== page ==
As Lottie found work in Billings at a boarding house, she had made a friend, Bessie Hall, and they started a lifelong friendship. They would attend dances in Billings together where Lottie met a tall, handsome cowboy, John H. Linderman. They dated for six months and became engaged. They married in the spring of 1908. John supported his wife and eventually his family, with a team and wagon, hauling freight. Rent those days was $15 a month, with no electricity, or running water.
The Linderman name originated in Germany as “Lindenman,” with an “en” in the middle, but somewhere in history the original name was changed to Linderman, with an “er.”
John and Lottie started their family in 1909, and by 1915, had three children, Johnny, Margaret and George "Lup." Looking for a better life, as times were tough and there was talk of war, John and his friend, Bessie Hall’s husband, sought out 160 acre homesteads and filed claims near Wade Railroad Crossing, between Bridger, Montana, and Warren, Montana. This was a "whistle stop" for the train to stop and load with water and wood. Wade was about 75 miles south of Billings. The men would continue with work in Billings and only return to the homestead a couple times a month. Lottie, known now as "Rusty" due to her carrot red hair, would stay on the homestead and keep it going. Rusty and Bessie would hook up the team and wagon, load the wagon with barrels, along with the children and head across the railroad tracks to travel with the rattlesnakes and sage brush to Jack Creek, to get water from a spring and return to the homestead. This water was for the animals and two households.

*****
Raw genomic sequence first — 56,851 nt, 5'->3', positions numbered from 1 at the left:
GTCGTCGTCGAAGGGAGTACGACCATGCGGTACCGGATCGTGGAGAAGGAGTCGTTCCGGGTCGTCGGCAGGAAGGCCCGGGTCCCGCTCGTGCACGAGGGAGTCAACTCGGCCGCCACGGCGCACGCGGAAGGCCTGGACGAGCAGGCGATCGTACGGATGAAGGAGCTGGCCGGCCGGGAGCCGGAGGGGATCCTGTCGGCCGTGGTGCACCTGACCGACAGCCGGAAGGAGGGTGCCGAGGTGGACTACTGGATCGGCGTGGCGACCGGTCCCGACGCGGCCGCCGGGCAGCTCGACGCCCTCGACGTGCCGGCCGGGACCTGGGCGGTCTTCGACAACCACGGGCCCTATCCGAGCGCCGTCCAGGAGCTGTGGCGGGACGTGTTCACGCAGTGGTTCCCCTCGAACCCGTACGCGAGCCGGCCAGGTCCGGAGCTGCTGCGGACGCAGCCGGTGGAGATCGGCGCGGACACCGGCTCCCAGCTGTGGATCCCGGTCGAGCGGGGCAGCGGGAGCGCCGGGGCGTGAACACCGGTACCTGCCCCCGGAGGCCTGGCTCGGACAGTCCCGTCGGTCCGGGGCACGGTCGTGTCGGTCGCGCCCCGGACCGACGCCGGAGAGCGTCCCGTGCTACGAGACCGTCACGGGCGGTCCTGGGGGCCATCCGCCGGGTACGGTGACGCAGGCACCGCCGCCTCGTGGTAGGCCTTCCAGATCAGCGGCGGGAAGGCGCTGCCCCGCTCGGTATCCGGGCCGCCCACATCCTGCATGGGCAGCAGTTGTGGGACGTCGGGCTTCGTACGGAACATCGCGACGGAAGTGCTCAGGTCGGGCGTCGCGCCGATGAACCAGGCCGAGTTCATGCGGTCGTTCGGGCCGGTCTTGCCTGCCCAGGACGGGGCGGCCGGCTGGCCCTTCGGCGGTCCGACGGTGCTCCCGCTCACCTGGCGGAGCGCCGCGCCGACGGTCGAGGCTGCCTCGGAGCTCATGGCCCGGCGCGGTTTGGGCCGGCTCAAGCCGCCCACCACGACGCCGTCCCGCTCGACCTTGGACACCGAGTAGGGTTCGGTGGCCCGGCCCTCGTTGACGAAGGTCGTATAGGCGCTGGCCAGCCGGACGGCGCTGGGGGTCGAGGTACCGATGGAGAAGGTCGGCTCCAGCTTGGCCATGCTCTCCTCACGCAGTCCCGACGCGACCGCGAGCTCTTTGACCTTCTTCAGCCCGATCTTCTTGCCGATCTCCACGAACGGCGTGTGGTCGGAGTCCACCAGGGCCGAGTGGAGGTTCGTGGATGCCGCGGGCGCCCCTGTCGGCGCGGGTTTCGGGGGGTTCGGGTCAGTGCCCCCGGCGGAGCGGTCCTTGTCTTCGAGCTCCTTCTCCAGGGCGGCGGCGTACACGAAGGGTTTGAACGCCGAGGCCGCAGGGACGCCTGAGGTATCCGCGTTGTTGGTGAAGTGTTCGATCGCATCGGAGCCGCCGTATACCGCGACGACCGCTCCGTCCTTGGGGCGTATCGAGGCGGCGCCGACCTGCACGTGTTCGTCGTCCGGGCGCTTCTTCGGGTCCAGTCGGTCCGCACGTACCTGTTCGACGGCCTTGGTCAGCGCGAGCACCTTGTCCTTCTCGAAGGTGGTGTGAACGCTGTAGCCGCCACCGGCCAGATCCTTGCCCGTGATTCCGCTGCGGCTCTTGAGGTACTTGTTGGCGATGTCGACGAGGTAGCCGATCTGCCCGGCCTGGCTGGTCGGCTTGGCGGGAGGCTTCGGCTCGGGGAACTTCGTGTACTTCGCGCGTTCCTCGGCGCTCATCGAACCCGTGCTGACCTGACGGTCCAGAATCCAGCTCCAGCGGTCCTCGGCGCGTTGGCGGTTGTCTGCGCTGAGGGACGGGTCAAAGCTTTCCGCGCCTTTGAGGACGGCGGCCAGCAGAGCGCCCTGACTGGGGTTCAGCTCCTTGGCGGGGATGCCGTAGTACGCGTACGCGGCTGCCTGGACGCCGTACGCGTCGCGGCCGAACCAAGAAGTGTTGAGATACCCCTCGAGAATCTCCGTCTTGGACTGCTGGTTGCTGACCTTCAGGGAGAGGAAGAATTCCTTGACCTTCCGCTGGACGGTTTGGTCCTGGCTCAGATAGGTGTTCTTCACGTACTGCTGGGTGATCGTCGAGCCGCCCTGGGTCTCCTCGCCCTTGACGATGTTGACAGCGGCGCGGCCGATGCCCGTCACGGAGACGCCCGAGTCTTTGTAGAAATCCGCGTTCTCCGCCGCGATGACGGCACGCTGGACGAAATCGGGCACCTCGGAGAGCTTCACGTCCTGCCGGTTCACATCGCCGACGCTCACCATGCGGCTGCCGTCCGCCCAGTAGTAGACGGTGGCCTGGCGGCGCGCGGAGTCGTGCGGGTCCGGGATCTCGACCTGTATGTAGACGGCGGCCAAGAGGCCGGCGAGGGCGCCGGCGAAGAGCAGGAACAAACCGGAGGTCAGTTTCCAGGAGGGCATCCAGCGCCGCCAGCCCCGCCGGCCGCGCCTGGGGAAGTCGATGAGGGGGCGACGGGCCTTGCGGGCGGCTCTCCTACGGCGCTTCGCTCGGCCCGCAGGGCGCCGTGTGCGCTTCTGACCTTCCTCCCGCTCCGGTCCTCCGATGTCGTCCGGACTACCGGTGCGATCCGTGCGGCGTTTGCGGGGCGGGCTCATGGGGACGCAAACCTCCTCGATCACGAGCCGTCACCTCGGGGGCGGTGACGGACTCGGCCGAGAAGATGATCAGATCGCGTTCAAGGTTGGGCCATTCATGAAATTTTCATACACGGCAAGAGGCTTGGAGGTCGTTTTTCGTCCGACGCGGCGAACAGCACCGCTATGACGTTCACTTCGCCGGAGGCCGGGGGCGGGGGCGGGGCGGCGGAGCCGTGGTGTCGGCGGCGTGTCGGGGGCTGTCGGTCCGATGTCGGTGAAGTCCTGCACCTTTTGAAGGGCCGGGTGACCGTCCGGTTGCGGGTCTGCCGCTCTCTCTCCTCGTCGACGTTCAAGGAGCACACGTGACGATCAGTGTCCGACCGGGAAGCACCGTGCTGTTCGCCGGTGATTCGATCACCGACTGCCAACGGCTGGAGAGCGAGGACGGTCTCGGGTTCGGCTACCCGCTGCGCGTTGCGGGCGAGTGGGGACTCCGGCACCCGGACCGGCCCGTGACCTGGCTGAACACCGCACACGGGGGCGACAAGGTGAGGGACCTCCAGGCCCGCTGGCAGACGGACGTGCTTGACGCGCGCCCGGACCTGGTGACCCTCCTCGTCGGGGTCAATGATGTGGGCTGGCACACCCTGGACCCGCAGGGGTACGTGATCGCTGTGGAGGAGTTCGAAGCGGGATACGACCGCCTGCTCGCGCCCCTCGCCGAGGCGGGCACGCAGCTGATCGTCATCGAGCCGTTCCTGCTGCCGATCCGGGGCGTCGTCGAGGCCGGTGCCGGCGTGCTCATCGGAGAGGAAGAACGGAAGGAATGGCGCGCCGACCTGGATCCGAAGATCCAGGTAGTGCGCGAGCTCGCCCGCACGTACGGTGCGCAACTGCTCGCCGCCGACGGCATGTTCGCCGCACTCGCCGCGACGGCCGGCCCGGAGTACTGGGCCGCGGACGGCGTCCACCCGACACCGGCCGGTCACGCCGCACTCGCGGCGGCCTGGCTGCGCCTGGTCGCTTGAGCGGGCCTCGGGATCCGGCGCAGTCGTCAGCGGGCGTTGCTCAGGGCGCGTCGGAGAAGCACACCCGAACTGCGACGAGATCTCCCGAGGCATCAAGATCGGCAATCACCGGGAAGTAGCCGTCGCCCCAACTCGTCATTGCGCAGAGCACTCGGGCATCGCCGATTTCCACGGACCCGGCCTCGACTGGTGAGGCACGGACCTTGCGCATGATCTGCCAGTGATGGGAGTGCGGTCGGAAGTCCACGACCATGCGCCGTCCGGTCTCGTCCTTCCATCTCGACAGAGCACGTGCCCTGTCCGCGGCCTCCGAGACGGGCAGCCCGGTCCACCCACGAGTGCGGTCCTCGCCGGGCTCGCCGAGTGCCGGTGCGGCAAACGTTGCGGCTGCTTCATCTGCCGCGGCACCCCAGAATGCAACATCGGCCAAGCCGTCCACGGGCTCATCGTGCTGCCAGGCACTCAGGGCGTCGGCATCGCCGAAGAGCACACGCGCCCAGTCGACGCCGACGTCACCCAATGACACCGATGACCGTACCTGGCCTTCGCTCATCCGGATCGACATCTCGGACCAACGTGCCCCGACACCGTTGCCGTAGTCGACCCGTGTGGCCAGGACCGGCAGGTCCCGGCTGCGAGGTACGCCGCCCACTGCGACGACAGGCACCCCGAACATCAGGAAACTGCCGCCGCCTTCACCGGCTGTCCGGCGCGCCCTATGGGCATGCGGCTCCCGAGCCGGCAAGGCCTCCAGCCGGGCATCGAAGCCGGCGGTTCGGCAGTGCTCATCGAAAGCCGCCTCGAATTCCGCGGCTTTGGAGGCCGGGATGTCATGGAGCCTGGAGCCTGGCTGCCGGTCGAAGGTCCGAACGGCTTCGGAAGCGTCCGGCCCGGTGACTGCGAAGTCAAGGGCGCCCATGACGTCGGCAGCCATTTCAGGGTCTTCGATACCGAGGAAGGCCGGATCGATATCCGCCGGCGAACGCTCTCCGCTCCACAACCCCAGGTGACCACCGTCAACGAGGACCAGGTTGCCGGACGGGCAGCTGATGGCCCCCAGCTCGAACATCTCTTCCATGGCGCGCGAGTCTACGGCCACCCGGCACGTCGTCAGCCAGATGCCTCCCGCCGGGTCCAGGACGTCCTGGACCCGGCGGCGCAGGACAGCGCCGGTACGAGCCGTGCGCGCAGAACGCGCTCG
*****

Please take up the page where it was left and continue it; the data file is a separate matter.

Eventually the family rented a farm outside of Belfry, Montana, and they moved. Times were real tough and everyone had to pitch in and earn their way. Rusty always had a large garden that she would tend to. She canned fruits and vegetables for the upcoming winter. Deer meat was dried and vegetables were kept in the cellar, as there was no refrigeration. The children were taught at an early age to hunt and fish to help support the family.